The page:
The world has a vastly different picture of what “love” looks like. We tend to love things and people because we need them. But that’s not God’s love.
What is the very first thing that pops into your head when you hear or see the word love? Your family? Friends? How about your favorite food? Like Celine Dion sang, let’s talk about love…
When my siblings and I want to go out, whether that be to a football game for school or spend the night with a friend, my dad always asks for the 5 Ws. Who? What? Where? When? Why? I like to apply these questions to all aspects of my life. In this case: love. I’d like to specifically focus on who, what, and why.
What Is Love…?
“Baby don’t hurt me”…I don’t know about you, but that question kind of intimidates me. One reason being, my experience with “love” is not something I like to look back on. Perhaps you can relate. Google defines love as an intense feeling of deep affection. However, the Bible says something vastly different. We can find most of what we need to know in 1 Corinthians 13:4-8, but I want to focus on the first part…
Love is patient, love is kind. It does not envy, it does not boast, it is not proud. It does not dishonor others, it is not self-seeking, it is not easily angered, it keeps no record of wrongs.
1 Corinthians 13:4-5, NIV
Keeps no record of wrongs. That one is especially tough for me. To justify my feelings of hurt and sadness towards someone I love, but has wronged me, I like to bring up past injustices they’ve done against me. This allows me to build myself up and attempts to cut them down. This is just not right. It is not “love”.
Although people tend to mistake kindness for weakness that is never an opportunity to harden your heart, but rather to open it further. I cannot hold someone accountable for their sin when I, myself, am just as full of it. Who am I to judge? God is the only judge who can rightly bring judgment upon us because He has done no wrong.
Well, I love my family, my friends, my neighbors, the cat that we may or may not adopt… We love lots of people. But we also may not love a lot of people…
How about the lady with 16 items who’s in the 10 item check out line holding everyone up because she can’t seem to find her checkbook? What about the man or woman who broke into your home and stole some of your valuable belongings? God says to love our enemies, but does that include those who have greatly wronged us? Yes; it includes all because we too have wronged others. Who are we to withhold love when it’s so freely given to us by the One who knows no wrong?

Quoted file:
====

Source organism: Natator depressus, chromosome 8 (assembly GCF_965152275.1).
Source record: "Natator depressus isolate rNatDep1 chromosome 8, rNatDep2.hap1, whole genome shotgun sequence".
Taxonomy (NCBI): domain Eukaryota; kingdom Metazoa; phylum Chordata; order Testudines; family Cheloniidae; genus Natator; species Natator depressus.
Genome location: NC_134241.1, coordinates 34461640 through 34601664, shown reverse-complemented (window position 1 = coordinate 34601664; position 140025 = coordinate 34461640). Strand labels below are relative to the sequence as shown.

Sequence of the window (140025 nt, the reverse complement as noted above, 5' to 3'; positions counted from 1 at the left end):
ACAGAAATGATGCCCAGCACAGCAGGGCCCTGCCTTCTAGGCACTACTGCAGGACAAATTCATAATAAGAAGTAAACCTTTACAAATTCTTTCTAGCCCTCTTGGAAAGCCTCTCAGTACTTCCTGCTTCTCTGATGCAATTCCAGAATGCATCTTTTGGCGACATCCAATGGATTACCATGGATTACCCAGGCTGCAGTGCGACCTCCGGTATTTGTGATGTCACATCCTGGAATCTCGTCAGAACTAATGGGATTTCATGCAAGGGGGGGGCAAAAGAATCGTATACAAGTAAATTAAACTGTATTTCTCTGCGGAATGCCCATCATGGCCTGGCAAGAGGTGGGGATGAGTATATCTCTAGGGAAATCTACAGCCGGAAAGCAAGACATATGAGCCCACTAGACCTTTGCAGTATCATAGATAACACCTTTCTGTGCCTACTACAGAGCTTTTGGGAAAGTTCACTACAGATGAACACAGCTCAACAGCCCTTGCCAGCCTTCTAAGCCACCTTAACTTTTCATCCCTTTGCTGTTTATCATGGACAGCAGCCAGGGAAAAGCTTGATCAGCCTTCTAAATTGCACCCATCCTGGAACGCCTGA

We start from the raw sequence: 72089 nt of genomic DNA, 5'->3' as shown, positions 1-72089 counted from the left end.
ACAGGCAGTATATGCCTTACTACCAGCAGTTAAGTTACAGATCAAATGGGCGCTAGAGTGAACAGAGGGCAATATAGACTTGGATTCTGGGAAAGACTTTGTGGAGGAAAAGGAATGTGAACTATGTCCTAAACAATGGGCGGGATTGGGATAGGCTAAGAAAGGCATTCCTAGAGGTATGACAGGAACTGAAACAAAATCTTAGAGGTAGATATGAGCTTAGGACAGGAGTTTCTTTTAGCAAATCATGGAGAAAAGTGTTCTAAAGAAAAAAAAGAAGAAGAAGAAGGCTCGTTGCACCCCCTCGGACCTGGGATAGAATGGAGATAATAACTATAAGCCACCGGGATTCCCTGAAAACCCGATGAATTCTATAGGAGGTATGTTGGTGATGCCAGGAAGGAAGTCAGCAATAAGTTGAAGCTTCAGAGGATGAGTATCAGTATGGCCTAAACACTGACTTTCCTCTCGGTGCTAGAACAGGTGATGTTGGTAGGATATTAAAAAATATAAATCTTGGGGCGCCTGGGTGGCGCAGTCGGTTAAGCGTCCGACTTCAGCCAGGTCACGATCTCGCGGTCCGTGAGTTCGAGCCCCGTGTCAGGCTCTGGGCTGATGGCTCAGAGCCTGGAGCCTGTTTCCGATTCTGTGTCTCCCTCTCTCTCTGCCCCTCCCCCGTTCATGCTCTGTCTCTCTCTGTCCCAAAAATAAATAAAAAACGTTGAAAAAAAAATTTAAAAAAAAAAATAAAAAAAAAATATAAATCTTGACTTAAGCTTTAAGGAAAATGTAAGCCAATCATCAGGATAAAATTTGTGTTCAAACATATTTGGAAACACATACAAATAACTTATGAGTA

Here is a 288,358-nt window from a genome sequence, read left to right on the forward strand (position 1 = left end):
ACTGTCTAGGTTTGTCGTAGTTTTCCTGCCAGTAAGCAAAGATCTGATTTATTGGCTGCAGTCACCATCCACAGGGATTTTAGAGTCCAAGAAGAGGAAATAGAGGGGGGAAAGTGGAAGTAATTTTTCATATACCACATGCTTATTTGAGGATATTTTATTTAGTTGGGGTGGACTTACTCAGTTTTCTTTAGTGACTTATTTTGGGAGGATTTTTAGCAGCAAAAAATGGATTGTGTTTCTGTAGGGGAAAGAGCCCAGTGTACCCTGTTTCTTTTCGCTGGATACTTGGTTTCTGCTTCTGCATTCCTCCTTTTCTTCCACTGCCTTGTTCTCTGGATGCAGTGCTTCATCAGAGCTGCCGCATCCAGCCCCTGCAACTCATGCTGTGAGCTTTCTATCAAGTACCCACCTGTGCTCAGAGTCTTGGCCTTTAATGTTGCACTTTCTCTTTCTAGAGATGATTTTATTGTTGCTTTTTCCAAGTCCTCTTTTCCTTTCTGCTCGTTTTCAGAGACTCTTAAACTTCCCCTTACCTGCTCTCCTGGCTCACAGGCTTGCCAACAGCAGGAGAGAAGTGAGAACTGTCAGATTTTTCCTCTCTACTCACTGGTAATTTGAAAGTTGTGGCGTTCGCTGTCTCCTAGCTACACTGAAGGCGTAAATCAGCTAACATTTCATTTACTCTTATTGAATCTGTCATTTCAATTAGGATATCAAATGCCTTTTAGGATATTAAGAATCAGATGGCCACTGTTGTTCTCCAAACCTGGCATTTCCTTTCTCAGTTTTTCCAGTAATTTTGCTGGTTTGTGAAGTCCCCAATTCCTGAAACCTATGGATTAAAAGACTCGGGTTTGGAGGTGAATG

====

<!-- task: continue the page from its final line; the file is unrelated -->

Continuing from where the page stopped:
But to you who are listening I say: Love your enemies, do good to those who hate you, bless those who curse you, pray for those who mistreat you. If someone slaps you on one cheek, turn to them the other also. If someone takes your coat, do not withhold your shirt from them. Give to everyone who asks you, and if anyone takes what belongs to you, do not demand it back. Do to others as you would have them do to you… But love your enemies, do good to them, and lend to them without expecting to get anything back. Then your reward will be great, and you will be children of the Most High, because he is kind to the ungrateful and wicked. Be merciful, just as your Father is merciful.
Luke 6:27-31 & 35-36, NIV
Sometimes the things we love aren’t things we’re super proud to admit we have love for. Like shows we watch but probably shouldn’t. Or maybe a song most people make fun of but you listen to all the time. I find myself caught in making fun of, or participating in gossip about a certain person, but then an hour later we’re hanging out like we’ve been friends forever.
For myself, I have to question why I feel shame towards loving or liking these things. Who am I trying to please? Whose approval do I hope to gain from pretending not to take part in things that others may not enjoy? Also, we run the risk of replacing God with these things, and even people by giving them more space in our hearts.
The answer to that question varies greatly from person to person. Honestly, we’ve desensitized ourselves with the word and the concept of love. “I love these Cheetos” or “I love fun socks.” We use the same term to describe things and people. We relate human beings to foods we eat. Relational love is vastly different from that of our material love.
Another way we fail in Love 101 is that we love for all the wrong reasons. Why do you love that person? Well, they make me happy. What do you love so much about those shoes? Oh, they make me look so cool and everyone’s wearing them!
We love things because of what they do for us and when they no longer satisfy us, we’re done. Knowing this, how and why should we even bother with love? We must simply look to Christ. His love is unfailing, never-ending, reckless, jealous, pure, uncontainable, and unfathomable. Love, true love, is unconditional.
Our Greatest Need
Our idea of love has been so soiled and distorted. We tend to love things out of necessity, rather than them being necessary because of our love for them. We shouldn’t love because we need, we should love because we are loved. Our greatest need isn’t to be filled by delicious Cheetos or fancy shoes or even a special person. What we need is God’s love, and it’s ours for the taking through Jesus Christ.